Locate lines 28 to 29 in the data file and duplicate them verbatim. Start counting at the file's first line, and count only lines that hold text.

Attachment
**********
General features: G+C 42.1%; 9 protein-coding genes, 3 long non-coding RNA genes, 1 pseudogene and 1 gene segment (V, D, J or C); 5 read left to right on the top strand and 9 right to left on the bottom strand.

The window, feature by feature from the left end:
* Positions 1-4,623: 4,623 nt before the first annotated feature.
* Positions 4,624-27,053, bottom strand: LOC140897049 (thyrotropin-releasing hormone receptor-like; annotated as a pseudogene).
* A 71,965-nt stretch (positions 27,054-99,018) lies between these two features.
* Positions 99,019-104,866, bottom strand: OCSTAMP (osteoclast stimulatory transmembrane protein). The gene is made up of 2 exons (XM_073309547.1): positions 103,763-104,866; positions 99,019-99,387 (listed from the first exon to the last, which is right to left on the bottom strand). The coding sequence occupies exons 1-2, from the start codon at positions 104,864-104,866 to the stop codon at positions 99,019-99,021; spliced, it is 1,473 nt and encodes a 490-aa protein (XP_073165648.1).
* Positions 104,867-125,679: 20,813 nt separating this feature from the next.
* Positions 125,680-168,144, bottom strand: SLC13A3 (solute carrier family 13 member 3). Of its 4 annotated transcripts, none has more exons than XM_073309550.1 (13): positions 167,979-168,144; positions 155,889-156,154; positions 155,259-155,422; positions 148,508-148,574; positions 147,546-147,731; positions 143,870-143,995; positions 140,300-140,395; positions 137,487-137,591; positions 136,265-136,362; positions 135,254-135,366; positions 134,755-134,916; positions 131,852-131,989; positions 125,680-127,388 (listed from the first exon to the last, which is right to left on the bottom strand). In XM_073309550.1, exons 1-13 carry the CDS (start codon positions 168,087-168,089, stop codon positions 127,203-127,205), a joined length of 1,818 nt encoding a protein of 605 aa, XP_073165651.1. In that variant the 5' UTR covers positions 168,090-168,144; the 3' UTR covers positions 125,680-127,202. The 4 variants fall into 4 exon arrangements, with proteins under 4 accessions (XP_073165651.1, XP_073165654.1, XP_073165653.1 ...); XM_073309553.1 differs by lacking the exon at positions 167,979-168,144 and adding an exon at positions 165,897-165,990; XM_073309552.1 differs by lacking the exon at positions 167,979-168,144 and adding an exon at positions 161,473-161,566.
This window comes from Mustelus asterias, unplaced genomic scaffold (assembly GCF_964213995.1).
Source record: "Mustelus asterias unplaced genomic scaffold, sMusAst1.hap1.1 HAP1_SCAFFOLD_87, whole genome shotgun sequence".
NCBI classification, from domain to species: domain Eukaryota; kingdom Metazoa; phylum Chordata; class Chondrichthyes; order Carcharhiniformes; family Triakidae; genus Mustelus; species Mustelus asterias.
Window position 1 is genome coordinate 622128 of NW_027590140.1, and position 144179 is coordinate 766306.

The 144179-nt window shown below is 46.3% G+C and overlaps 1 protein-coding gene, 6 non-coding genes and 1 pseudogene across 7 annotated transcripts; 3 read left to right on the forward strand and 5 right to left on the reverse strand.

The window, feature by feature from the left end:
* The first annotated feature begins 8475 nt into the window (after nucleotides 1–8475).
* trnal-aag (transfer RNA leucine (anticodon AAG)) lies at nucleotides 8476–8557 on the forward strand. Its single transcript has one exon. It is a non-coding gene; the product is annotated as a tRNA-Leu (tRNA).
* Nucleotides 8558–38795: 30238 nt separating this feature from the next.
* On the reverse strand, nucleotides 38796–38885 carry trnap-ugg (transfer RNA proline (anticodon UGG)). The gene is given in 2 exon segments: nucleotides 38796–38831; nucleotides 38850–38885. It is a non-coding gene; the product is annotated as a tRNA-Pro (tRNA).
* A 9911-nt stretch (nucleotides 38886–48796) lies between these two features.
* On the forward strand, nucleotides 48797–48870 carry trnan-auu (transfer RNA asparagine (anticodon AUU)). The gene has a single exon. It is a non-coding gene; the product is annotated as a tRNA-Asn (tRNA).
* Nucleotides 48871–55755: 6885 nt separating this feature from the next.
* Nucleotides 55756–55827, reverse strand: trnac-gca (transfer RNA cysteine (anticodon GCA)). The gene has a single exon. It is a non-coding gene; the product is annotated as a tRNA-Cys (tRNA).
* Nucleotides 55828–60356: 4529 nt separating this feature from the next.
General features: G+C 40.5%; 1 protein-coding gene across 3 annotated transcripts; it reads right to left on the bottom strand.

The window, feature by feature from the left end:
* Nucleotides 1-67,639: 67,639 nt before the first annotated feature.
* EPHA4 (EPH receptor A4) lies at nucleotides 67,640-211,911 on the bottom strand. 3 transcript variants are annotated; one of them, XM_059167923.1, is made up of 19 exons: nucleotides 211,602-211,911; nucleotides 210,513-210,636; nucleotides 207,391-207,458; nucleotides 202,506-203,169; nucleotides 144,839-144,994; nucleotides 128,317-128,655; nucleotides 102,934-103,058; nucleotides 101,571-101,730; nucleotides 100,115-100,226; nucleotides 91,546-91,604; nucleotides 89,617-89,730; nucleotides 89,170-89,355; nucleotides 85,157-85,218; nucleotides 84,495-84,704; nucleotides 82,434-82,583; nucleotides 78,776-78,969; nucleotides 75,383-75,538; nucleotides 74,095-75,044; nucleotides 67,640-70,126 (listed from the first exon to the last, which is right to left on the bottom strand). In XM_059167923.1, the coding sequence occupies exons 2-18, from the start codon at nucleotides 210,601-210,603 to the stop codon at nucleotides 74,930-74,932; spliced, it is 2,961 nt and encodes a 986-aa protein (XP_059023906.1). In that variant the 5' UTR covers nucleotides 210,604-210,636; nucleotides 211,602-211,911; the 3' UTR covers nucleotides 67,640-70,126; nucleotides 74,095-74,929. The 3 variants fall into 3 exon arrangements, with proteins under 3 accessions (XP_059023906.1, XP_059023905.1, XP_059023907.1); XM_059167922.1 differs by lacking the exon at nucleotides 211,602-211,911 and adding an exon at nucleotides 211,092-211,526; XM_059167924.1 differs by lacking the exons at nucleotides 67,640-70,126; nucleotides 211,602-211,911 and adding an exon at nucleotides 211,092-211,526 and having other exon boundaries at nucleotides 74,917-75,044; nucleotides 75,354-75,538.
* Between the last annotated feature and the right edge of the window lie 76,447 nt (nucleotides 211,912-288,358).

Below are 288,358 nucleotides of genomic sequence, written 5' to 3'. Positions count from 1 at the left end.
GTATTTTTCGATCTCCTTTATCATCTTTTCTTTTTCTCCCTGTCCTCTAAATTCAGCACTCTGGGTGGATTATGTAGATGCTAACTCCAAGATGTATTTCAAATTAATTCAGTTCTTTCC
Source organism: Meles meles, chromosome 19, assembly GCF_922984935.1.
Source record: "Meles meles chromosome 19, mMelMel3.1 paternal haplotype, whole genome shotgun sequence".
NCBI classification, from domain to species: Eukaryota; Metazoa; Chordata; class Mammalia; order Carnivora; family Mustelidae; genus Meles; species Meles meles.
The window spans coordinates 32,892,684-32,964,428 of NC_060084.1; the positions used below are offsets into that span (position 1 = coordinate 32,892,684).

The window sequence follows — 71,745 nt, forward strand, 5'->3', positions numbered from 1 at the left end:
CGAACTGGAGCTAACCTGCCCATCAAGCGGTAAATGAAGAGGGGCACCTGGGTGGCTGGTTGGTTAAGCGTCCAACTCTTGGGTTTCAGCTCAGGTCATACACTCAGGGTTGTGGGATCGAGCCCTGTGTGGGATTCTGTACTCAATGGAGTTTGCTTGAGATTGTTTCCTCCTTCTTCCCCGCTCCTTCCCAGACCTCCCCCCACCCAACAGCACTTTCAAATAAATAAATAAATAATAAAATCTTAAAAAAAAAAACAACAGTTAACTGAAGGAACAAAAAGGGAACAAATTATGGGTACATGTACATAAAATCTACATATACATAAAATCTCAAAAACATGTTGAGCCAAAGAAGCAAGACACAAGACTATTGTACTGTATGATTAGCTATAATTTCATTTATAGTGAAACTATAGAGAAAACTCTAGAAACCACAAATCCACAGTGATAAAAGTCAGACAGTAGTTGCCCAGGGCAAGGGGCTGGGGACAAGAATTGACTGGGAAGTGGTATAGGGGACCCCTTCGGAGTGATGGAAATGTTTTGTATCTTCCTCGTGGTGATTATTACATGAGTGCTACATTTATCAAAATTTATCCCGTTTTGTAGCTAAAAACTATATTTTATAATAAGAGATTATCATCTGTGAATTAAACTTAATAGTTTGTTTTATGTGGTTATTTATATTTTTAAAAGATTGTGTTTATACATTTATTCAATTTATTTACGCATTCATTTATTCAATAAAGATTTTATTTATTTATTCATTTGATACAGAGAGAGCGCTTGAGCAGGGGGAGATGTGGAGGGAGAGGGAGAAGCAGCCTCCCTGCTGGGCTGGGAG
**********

* Between the last annotated feature and the right edge of the window lie 76,447 nt (nucleotides 211,912-288,358).

Below are 288,358 nucleotides of genomic sequence, written 5' to 3'. Positions count from 1 at the left end.